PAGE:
[The first three photos are by the project’s designers,  Jane Hutton and Adrian Blackwell; final three by Louis Tanguay.  First found at the landscape blog Pruned]


Posted in Natural Playgrounds, Playable Sculpture

Designer Sehwan Oh morphed the classic geodesic dome climber into this new construction for a playground in Korea.  Giving the triangular components a doubled, rather than a shared edge like in traditional geodesics allows for much more flexibility of form because the structure can bend in and out.  I also really like the way he made a second, smaller piece (visible in the last photo), which makes the installation into a composition.

Posted in Contemporary Design

When work is done for developing communities in developing countries, the projects are often laudable in many ways but the word ‘refined’ rarely springs to mind.  That’s why I am continually impressed by the built environments created by TYIN tegnestue.

After consulting with the local community for over a year, it took them just three weeks to erect this playful two-story frame atop a deep concrete block platform in an empty slot of a dense residential area of Bankgkok. It provides the residents with basketball hoops, space for football, a stage for performances and public meetings, walls for climbing, swings, and seating both inside and on the edges.  “Bright lights, recycled wood panels and patterned orange metal frames create a scaffold-like intervention with graffiti and other dwellings as the backdrop.”  

The precise slatted construction is intentionally designed so that children can climb up and down the walls, reaching small platforms on the second level, a wonderful application of structural playability.   “The main construction´s simplicity, repetitive logic and durability enables the local inhabitants to make adaptations that fit with their changing needs without endangering the projects structural strength or the general useability of the playground.”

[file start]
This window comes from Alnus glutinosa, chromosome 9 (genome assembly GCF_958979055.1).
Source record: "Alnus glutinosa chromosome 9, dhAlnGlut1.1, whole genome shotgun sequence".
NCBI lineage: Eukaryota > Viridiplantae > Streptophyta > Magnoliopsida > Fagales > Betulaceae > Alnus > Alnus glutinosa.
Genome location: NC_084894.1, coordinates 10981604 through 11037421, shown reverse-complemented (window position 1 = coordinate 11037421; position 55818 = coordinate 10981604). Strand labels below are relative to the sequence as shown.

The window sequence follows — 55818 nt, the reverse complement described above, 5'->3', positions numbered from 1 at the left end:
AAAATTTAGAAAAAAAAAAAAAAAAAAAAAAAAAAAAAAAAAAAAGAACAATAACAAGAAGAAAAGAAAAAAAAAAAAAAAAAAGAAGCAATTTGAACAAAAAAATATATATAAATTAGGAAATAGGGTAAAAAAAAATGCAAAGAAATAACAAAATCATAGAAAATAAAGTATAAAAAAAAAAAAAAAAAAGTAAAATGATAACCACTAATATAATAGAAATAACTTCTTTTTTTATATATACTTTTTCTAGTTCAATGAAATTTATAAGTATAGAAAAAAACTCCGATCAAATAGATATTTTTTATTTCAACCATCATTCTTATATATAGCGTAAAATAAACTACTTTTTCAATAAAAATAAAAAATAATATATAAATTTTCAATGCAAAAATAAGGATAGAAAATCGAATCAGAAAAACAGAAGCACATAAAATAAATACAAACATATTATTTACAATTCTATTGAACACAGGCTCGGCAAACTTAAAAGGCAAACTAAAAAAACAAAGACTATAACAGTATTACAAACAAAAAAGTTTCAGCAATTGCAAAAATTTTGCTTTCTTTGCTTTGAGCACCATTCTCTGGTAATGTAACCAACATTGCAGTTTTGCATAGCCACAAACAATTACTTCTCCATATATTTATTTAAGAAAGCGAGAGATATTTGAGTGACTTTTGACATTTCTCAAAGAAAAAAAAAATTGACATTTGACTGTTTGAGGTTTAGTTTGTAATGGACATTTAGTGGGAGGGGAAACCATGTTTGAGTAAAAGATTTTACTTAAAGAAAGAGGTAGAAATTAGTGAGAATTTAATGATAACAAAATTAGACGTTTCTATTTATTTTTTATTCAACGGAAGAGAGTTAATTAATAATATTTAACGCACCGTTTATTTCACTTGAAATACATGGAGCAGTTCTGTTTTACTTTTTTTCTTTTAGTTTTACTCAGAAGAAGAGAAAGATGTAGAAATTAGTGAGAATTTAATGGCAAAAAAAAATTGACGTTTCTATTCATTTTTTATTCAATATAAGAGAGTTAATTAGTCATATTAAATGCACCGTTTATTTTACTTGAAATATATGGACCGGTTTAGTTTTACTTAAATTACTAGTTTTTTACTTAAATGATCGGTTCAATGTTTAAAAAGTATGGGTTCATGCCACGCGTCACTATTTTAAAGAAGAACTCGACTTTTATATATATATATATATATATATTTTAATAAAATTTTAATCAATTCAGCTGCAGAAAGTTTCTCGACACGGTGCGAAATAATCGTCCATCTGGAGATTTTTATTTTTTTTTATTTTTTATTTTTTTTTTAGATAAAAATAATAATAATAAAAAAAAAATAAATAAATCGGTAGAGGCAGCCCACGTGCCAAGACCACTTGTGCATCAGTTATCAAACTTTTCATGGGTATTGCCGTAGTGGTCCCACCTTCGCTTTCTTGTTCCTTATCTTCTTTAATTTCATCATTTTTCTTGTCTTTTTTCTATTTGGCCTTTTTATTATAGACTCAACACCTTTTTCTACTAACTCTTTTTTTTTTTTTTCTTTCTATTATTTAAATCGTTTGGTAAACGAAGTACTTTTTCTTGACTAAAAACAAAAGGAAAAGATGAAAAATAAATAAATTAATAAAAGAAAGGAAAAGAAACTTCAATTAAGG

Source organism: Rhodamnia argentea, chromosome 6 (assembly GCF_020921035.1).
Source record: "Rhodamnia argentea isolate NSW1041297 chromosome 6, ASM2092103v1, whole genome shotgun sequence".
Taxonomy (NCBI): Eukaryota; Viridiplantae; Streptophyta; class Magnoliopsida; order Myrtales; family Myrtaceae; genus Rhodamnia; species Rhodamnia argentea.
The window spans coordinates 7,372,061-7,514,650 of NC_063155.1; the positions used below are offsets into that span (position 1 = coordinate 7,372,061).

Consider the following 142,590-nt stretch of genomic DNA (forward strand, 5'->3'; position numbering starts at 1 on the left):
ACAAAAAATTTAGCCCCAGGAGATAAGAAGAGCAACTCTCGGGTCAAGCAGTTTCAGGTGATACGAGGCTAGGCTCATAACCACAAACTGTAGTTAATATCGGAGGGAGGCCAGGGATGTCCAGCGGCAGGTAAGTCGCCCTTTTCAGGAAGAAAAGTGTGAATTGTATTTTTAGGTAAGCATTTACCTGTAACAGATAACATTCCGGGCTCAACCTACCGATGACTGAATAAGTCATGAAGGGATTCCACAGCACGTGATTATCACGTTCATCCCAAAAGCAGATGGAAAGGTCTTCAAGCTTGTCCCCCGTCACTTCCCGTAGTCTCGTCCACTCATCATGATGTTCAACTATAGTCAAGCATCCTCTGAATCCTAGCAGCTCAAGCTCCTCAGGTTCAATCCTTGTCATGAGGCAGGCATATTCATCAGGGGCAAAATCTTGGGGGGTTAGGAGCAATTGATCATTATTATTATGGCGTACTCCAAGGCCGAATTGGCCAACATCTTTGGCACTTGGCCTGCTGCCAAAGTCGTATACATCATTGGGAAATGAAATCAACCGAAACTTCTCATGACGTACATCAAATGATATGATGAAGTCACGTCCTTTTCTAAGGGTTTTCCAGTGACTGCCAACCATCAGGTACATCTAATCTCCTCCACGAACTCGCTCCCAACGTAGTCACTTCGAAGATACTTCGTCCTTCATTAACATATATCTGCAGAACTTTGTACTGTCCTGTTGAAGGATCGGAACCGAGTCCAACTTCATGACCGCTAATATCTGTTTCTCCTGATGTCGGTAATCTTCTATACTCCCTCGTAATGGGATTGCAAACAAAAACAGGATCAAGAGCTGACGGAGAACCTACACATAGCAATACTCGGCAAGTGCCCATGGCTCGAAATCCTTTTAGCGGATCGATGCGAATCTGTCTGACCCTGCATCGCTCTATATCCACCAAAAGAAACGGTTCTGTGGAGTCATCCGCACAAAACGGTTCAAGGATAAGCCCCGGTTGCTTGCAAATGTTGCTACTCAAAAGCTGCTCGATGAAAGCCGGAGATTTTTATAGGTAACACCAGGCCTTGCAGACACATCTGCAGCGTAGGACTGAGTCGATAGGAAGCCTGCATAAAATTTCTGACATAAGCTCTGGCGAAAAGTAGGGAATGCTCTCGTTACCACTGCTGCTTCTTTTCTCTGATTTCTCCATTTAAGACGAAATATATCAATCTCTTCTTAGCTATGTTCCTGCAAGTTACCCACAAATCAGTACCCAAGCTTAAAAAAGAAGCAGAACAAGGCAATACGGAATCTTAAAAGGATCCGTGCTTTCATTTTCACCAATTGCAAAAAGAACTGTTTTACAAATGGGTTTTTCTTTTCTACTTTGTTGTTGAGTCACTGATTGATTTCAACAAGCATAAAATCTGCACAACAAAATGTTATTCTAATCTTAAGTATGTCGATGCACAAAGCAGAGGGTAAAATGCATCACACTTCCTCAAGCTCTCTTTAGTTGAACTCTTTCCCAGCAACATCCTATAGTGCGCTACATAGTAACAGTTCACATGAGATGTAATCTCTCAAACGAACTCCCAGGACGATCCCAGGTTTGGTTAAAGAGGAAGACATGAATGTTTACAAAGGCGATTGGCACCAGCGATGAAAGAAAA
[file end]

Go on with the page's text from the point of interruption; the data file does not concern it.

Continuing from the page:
All photos from TYIN tegnestue,  project found at dezeen
Also see a previous post on TYIN tegnestue’s Soe Ker Tie House play elements here.


Posted in Contemporary Design

If you don’t know the play sculpture of Hungarian Pierre Szekely (one of Simon and Tom Bloor’s inspirations below), the definitive source is the comprehensive online catalogue assembled and maintained by Pierre Karinthy.  

It can difficult to navigate as it includes all of Szekely’s work (and he was prolific), but I have extracted the play constructs that I know of–all are located in France–and arranged them in chronological order to show the progression of his playground thoughts. It is particularly interesting to observe how he moves back and forth between round biomorphic forms and sharp, angular geometries…ending up with the monumental Lady of the Lake, the first permanent climbing wall in France, opened in 1975 but now quarantined as ‘unsafe’.